Only For Today

Happy New Year! I know it’s a common thing to say, but wow did 2017 go by fast! We had a busy year, new assignment, new house, new baby, new friends and so many memories. While 2017 seemed to be a year of newness for our family, I’m hoping 2018 is more of a year of settling. We are settling into Ben’s job, being a family of 6, homeschooling 3 kids, and finding our favorite spots around Del Rio.

A big part of New Years time is always the topic of resolutions and goal setting. For the past year I’ve been trying hard to stay on top of my planner. Using a paper planner has been a game changer for me as many of you know. It has changed the way I clean, the way we are organized and lowered my stress level (most days at least). It has made me realize just how much I was trying keep track of in my brain and how unrealistic my expectations were. It has also made me more accountable, both to myself and my own goals and to my family. I have found so much freedom within the structure of organization.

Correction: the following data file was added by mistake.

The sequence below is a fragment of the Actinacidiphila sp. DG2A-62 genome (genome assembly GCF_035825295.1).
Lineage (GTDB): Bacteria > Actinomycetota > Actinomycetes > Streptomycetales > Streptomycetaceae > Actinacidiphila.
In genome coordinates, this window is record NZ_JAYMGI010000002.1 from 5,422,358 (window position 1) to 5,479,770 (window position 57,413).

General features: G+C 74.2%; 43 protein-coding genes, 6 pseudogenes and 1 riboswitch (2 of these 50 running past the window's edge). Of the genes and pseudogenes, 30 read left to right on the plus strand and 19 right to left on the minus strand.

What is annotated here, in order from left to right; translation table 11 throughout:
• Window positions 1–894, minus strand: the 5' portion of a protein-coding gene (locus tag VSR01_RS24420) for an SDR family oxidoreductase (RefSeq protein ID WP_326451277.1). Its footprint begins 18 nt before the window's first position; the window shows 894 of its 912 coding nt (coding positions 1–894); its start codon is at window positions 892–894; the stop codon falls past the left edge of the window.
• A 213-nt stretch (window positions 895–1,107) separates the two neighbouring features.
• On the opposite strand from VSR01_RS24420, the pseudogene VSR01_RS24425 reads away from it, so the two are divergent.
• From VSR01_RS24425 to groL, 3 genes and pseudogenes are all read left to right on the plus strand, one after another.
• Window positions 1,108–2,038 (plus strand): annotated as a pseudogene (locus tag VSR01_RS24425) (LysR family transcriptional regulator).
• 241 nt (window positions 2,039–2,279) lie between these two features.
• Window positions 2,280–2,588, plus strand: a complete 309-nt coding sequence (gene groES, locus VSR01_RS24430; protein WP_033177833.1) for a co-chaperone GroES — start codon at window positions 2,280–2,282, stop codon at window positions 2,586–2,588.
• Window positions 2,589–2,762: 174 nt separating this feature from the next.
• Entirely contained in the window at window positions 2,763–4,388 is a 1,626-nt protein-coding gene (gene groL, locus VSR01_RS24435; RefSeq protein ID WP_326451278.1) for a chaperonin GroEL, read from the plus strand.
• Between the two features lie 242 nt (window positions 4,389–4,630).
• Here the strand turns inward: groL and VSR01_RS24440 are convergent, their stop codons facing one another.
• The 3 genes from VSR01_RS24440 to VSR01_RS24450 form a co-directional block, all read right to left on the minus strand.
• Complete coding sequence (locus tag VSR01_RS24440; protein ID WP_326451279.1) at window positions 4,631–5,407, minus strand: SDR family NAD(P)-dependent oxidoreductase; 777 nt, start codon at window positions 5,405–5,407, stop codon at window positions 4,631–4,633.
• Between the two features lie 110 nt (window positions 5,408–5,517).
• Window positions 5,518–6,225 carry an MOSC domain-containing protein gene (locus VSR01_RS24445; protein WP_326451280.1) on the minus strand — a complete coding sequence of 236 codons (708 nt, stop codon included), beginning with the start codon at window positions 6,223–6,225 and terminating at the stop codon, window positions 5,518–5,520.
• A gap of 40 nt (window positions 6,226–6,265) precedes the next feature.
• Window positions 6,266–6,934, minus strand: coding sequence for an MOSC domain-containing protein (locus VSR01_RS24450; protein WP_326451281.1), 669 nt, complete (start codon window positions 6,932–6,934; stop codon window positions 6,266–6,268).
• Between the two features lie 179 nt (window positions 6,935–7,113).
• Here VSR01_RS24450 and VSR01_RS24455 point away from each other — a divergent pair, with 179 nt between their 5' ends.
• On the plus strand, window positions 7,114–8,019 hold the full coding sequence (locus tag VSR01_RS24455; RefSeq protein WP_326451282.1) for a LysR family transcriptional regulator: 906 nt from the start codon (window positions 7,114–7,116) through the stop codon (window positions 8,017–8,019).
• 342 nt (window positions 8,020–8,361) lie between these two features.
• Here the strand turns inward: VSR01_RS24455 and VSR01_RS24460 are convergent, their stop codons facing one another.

I’ve noticed how the planner has helped me break down tasks so they aren’t so overwhelming. This is especially true when it comes to cleaning. By creating a routine of cleaning different areas of our home each day I can happily look around a relatively clean home. I am also less stressed about the areas that are less than clean because I know that I will be working on them in the near future. It’s written down, so I know I won’t forget. And it’s written down so that I can cross if off when it’s accomplished. The work isn’t as intimidating since it is broken up into smaller, realistic pieces.